To get a good harvest, a farmer chooses good varieties of seed (see Booklet No. 3, page 22).
To get good animals, a farmer chooses good breeds.
To understand how animals reproduce, we must study the reproductive organs of the females and males.
The reproductive organs of the female are all inside the animal.
You can see only the entry to the system which is called the vulva.
Flowers have ovaries which contain ovules (see Booklet No. 3, page 11).
When the ovules are fertilized by pollen, the ovules become seeds.
Female animals have two ovaries which normally produce one or more ova. (In animals the female reproductive cell is called ovum, plural ova.)
If the female is covered (served) by the male at this time, the ovum is fertilized. It develops and becomes a young one in its mother's womb.
This system consists of two testicles, which hang between the hind legs, the penis, and two ducts which connect the testicles with the penis.
Stamens give the pollen that fertilizes the ovule in a flower (see Booklet No. 3, page 14).
Testicles give the semen that fertilizes the ovum.
The fertilized ovum becomes a young one in its mother's womb.
When the female carries a young one in her womb, we say she is pregnant. Pregnancy begins with fertilization and ends with the birth of the young animal. It lasts a shorter or longer time depending on the kind of animal.
If the mother already has a young one, she must not feed it during the last stage of pregnancy, because the baby the female is carrying needs more food (see Booklet No. 8, page 21 ). The female cannot feed both the young animal already born and the one that is growing in her womb.
Some days before the birth, the udder of the mother swells.
At the time of birth, some of the membranes which cover the baby in the womb come out. These membranes contain water. Next, you see the legs come out, either the two forelegs or the two hind legs.
Sometimes you have to pull downward a little on the legs of the young animal so as to help the birth.
When the young animal has come out, if it is still joined to the mother by the umbilical cord: cut this and clean it carefully.
After the birth, the rest of the membranes come out. They must all come out. Otherwise they may rot inside the mother and cause her to die.
When the young animal is born the mother licks it with her tongue.
Let her do this.
At this time the mother is often thirsty. Give her water to drink.
During the first few days after the birth, the mother's milk is thick and yellow.
The young animal must drink this milk, which will clean its digestive tract.
Take great care of new- born animals. They are delicate. They easily catch parasites and diseases.
To protect them, have them vaccinated (see page 10).
Take good care of the young animals. feed them well and house them well. Otherwise they may die and you may lose a lot of money.
Animals that are to produce offspring must be well chosen.
Breeding animals must be well chosen because the offspring are like the parents.
Cows that give a lot of milk usually produce females that will also give a lot of milk.
This quality is passed on from the mother (dam) to the daughter. (In animal breeding the mother is called the dam).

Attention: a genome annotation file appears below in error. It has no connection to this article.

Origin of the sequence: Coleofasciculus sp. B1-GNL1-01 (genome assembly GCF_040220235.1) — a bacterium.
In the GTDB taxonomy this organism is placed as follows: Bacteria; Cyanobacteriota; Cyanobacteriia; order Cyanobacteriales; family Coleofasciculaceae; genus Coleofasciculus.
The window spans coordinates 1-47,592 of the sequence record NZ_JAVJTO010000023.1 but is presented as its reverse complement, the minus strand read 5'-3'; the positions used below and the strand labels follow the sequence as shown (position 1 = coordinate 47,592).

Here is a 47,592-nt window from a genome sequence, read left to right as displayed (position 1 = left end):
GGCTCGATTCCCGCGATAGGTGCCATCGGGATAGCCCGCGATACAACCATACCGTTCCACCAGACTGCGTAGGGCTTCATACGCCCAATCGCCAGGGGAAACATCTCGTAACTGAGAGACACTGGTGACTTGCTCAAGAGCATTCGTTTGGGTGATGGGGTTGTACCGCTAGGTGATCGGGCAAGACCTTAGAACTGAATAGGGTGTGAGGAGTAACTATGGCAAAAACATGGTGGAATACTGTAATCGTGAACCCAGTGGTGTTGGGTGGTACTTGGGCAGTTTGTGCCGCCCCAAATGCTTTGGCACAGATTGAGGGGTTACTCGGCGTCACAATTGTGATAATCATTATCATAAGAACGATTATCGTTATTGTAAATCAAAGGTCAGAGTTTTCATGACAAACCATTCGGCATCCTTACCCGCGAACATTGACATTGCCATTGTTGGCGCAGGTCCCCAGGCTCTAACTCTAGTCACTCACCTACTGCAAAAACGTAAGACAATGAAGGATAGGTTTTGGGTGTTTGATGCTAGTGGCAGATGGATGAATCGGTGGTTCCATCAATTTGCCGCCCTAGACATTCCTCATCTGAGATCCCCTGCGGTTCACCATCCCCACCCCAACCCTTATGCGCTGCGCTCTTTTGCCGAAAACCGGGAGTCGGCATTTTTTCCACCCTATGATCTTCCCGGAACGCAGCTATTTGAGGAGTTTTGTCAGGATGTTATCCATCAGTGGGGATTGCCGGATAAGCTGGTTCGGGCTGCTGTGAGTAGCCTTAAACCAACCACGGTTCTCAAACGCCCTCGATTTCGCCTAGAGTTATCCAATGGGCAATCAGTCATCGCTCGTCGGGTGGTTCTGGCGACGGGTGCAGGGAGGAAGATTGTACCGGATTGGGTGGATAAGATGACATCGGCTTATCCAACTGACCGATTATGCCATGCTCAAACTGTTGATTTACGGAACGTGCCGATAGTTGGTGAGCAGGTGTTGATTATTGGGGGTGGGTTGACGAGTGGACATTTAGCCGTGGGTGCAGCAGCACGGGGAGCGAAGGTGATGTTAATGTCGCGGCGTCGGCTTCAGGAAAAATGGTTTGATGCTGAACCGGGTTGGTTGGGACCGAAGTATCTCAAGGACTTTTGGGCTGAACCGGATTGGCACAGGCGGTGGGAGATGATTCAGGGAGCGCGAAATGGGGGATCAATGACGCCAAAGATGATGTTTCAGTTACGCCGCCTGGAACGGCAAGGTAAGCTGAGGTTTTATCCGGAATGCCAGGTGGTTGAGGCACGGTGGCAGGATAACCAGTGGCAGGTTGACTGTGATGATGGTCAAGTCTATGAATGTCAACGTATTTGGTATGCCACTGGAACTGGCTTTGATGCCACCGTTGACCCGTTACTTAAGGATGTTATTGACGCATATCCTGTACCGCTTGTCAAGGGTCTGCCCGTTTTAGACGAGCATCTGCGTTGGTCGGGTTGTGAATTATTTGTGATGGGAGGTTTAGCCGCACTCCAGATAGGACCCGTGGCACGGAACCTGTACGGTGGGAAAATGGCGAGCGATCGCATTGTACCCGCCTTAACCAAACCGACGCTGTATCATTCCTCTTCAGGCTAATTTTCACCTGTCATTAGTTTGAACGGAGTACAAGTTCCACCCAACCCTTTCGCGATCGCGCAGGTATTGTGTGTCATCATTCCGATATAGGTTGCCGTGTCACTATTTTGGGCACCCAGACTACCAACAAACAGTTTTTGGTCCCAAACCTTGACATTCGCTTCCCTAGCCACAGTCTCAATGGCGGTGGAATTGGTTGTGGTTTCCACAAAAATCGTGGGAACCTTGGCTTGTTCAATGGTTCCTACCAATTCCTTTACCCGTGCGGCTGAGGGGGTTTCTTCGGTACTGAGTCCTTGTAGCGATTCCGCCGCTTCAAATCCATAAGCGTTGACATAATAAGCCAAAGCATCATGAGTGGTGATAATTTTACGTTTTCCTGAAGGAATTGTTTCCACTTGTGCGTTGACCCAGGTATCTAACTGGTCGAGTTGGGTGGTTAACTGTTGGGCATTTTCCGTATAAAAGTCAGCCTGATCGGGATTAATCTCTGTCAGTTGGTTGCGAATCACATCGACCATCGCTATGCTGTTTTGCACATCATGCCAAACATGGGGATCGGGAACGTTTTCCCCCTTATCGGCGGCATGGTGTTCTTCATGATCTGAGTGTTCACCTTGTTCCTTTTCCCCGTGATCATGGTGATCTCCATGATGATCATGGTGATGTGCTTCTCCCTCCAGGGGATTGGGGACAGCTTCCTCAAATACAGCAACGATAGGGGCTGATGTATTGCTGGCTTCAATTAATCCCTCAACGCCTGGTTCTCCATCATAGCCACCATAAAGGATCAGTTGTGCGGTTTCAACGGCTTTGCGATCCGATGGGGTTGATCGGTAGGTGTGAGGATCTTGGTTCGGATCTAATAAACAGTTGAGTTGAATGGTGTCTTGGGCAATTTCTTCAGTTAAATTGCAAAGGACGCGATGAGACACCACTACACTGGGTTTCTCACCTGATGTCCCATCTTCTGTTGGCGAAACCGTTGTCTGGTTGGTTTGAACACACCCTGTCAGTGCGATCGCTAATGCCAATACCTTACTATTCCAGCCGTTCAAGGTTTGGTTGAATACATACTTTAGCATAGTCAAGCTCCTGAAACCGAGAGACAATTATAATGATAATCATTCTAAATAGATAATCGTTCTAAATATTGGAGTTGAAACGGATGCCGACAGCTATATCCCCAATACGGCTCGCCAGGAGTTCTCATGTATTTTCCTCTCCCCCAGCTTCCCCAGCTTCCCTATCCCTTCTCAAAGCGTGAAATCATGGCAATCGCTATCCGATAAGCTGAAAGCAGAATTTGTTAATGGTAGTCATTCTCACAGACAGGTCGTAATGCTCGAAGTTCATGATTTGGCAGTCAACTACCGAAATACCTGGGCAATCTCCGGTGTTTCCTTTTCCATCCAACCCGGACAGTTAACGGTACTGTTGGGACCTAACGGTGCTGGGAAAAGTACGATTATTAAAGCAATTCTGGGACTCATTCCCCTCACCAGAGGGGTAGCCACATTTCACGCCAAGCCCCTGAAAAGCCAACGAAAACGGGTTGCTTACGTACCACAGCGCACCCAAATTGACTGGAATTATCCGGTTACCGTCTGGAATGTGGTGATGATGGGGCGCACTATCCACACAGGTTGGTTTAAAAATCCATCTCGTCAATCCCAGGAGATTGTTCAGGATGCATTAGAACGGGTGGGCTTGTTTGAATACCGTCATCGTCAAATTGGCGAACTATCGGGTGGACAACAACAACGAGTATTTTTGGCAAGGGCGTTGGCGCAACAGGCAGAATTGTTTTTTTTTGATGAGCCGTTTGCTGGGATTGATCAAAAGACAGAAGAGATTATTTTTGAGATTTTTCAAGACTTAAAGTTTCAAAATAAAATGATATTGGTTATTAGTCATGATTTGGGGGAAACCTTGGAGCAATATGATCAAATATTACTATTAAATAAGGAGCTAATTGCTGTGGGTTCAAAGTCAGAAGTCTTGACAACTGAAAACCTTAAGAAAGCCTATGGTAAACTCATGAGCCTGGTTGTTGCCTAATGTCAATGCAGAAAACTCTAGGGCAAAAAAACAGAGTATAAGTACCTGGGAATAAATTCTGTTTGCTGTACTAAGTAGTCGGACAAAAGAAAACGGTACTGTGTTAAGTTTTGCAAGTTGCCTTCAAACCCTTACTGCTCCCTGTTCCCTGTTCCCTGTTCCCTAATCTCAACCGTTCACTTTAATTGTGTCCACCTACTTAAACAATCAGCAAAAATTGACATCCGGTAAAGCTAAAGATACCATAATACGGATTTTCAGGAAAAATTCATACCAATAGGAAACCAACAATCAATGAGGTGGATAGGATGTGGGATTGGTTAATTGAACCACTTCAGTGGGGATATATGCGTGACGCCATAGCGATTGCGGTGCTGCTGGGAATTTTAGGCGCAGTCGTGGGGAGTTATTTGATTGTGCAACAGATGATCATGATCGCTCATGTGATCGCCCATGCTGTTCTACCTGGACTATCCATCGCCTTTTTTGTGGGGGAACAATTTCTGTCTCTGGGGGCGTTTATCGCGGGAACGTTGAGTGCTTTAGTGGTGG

Pigs that grow and gain weight quickly usually produce males and females that grow and gain weight quickly.
This good quality is passed on from the dam to her young ones.
Sheep that have well- developed bones and muscles usually produce offspring that have well- developed bones and muscles.
This good quality is passed on from the dam to her young ones.
Pigs that grow and gain weight quickly, that have well- developed bones and muscles, usually produce offspring that grow and gain weight quickly, that have well- developed bones and muscles.
The young ones often have the good qualities of their father (sire). (In animal breeding the father is called the sire.)
Bulls born from a cow that gave a lot of milk often sire females that will also give a lot of milk.
The good qualities of the bull's dam are often passed on to the bull's daughter.
Cattle that have little resistance to sleeping sickness produce calves that have little resistance to this disease.
The parents' bed quality is passed on to their young.
A badly formed pig with poorly developed bones and muscles often produces badly formed offspring.
The parents' bad qualities are passed on to their young.
The good qualities of the male and the female are often passed on to their young.
The bad qualities of the male and the female are also passed on to their young.
So it is very important to make a good choice of males and females.
It is easier to improve a herd by a good choice of male.
A female passes on her good qualities to a few offspring each year.
A male passes on his good qualities to all the offspring of the herd.
• A male should not produce young from one of his daughters.
The offspring would not be of good quality.
If you want to have animals that are strong for work; that give a lot of milk; that gain weight quickly and make plenty of meat, you must choose breeding animals that are:
• well formed.
You must eat or sell all poorly developed animals. Keep animals that have plenty of muscle. The muscles of the back and rump are the most important, because they give the best meat.
• resistant to disease.
For example, do not raise zebu cattle in forest country where there is tsetse fly.
• good producers.
It is important to choose animals that produce a lot. For example: pigs that gain weight quickly; cows that give a lot of milk; chickens that lay plenty of eggs; ewes that produce two lambs.